The Army's poster for the Cyber Missions Units. The service is looking for highly skilled soldiers and civilians for defensive platoon-sized Cyber Protection Teams. (Army)
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Do you qualify?
Soldiers who want to serve with the Cyber Mission Unit should meet these qualifications:
Required■Be capable of obtaining top secret clearance and SCI
■Strong performance and promotion potential shown in commander’s recommendation and performance file
■Application packet submitted and complete
Desired■ASVAB GT and ST Score 110 or higher
■IT certifications: IAT Level II, IAM Level I or higher, SEC+, N+, CEH, CCNP, CCNA, GIAC, GCSC, RCHE, Linux, CISSP, etc.
■Officers: Professional and knowledgeable in cyber operations; FA 53/FA 24 (captain and major)
■Warrant officers: 255A/N/S (chief warrant officer 2 and 3)
■NCOs: 25B, 35F, 35Q (sergeant and staff sergeant), 35N (sergeant first class)
■Army civilians: 2210 (GS-11 to GS-13)
Application packetCandidates must complete and submit the applications packet with:
■Up to five recent evaluations with SSN blacked out
■Clearance Verification Memo from unit S2/G2
How it works ■Recruiting team reviews application packet and checks for derogatory information
■Selection board evaluates packets and interviews candidates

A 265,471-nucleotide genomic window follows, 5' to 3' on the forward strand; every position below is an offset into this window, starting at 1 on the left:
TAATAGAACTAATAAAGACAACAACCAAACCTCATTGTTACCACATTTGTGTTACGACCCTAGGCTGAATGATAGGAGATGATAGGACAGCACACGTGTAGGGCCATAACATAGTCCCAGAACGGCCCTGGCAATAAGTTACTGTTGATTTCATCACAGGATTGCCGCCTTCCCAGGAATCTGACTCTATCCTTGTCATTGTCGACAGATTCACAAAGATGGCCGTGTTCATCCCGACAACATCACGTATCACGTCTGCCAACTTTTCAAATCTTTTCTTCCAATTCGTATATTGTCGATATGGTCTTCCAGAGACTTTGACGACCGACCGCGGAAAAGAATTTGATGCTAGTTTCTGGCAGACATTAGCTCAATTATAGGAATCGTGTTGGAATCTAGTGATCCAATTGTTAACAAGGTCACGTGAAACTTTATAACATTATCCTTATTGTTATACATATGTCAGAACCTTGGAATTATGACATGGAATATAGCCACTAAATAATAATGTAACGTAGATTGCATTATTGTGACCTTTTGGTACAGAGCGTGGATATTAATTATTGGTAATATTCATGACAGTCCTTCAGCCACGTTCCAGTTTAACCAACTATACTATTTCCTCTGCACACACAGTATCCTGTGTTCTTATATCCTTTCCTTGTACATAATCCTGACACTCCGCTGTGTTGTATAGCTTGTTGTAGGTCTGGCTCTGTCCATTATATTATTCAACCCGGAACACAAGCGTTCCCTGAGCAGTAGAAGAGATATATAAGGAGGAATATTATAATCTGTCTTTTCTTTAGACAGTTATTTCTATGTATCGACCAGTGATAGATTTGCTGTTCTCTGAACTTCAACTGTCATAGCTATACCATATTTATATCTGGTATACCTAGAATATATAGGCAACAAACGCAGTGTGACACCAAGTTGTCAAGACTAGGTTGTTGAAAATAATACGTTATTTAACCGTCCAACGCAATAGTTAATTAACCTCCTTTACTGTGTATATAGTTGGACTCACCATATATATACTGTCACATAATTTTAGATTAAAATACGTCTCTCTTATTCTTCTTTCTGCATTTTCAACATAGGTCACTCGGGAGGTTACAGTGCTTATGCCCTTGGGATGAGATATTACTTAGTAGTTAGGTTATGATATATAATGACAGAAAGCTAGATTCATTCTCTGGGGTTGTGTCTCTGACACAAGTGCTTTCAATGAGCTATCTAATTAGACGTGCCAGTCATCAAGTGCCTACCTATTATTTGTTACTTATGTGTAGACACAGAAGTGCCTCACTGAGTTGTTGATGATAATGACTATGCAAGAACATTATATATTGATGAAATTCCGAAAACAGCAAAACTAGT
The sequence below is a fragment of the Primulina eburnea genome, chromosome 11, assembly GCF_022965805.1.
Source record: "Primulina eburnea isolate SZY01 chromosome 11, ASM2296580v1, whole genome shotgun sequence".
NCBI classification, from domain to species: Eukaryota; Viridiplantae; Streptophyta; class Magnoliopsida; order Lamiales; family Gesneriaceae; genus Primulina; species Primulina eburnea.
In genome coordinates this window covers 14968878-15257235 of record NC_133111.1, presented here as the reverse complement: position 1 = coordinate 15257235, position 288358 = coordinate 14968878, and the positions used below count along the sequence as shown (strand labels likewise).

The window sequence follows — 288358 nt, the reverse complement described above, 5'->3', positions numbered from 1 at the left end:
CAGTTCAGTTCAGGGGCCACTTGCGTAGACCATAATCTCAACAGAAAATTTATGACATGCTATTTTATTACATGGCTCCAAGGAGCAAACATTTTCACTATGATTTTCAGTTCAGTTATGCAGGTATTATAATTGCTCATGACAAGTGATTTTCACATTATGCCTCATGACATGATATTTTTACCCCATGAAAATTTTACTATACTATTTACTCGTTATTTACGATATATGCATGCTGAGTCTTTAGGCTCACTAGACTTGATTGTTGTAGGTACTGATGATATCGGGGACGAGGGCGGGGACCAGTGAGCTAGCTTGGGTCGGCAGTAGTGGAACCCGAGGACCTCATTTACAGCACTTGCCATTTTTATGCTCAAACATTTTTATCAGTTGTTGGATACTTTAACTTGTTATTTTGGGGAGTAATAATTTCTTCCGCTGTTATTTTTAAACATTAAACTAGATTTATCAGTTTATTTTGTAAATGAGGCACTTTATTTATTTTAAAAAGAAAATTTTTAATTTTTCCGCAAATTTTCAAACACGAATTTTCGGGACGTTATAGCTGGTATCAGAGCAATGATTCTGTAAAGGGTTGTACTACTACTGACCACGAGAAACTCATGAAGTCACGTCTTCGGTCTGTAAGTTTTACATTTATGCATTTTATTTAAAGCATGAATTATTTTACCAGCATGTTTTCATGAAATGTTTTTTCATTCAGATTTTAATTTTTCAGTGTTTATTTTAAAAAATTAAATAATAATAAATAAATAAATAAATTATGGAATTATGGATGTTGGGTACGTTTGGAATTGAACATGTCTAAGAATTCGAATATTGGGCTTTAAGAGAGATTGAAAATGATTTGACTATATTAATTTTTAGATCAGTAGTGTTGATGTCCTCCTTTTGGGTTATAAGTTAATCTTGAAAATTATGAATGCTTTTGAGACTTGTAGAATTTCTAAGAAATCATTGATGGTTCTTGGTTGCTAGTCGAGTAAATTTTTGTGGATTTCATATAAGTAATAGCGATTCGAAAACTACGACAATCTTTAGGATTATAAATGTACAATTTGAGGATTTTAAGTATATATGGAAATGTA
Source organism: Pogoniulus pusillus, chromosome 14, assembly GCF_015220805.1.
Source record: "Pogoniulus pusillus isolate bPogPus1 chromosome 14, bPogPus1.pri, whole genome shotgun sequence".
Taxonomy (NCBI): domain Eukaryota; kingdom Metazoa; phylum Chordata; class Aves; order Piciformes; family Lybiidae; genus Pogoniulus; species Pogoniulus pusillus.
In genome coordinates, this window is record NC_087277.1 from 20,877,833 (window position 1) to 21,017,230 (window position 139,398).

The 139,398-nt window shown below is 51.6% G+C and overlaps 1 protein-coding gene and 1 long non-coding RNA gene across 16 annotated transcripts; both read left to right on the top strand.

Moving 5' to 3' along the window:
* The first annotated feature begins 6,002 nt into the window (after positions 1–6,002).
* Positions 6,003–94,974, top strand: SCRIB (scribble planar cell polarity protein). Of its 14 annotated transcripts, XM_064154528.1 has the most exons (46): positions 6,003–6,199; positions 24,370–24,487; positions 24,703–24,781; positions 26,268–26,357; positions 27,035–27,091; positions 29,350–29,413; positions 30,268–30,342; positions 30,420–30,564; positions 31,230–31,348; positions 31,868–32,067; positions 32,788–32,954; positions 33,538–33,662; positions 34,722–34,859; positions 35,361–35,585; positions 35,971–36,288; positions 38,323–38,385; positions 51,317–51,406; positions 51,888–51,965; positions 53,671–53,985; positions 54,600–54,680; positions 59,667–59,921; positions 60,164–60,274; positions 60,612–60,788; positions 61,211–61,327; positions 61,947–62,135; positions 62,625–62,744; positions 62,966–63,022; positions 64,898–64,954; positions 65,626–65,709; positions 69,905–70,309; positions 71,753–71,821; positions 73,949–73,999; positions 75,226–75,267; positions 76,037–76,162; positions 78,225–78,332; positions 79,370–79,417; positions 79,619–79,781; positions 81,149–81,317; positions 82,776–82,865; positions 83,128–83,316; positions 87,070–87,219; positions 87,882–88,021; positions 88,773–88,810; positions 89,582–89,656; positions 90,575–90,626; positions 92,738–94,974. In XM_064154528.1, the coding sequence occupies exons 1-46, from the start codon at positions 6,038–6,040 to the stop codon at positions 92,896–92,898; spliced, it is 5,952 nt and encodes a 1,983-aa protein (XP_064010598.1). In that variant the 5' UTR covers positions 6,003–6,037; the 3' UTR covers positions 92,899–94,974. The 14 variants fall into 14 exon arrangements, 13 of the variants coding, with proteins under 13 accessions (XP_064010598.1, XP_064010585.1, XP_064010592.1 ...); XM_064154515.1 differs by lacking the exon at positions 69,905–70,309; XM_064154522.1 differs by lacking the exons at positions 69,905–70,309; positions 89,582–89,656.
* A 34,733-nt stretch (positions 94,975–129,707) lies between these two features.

■Coordination with Human Resources Command for PCS eligibility, or any other concerns
■Candidate approved by commanding general, 7th Signal Command
■Candidate completes Vanguard assessment test
Learn moreApply and find more information at www.7sigcmd.army.mil/CPTWeb.
The Army is recruiting hundreds of computer experts for a new force of elite cyber warriors to protect the Army’s networks from sophisticated intruders.
Lt. Col. Philippe Persaud, commander of the newly minted Cyber Mission Unit (Provisional), said the service is looking for highly skilled soldiers and civilians to serve these defensive platoon-sized Cyber Protection Teams.
“We’re not just throwing bodies at the problem. We need very specific skill sets and very specific talents to bring this capability to fruition and to bear,” Persaud told Army Times.
Seventh Signal Command (Theater) aimed to create two such teams this summer and a dozen such teams by 2017, according to Army officials.
Persaud declined to discuss numbers and specific capabilities, citing the sensitive nature of the work, but he said the Cyber Mission Unit would eventually be comparable to a brigade.
The Cyber Mission Unit represents a sharp change in how the Army defends its networks.
In contrast with passive defense systems like firewalls and anti-virus software, which permit or block traffic based on signatures of known threats, the new unit will employ a dynamic, active defense, he said.
“What we have is a net that we’ve cast around our network to catch the big fish, but the net allows the sophisticated little fish to sneak through to our networks, and that’s where the Cyber Mission Unit comes into play,” Persaud said.
“We’ll be looking for the little fish that have gone past our defenses into our network,” he said.
The assumption is that any network used by people can be breached. The most effective tool for hackers are spear phishing attacks that mimic official emails, luring users to click on a link that leads to a hacked server and system exploit.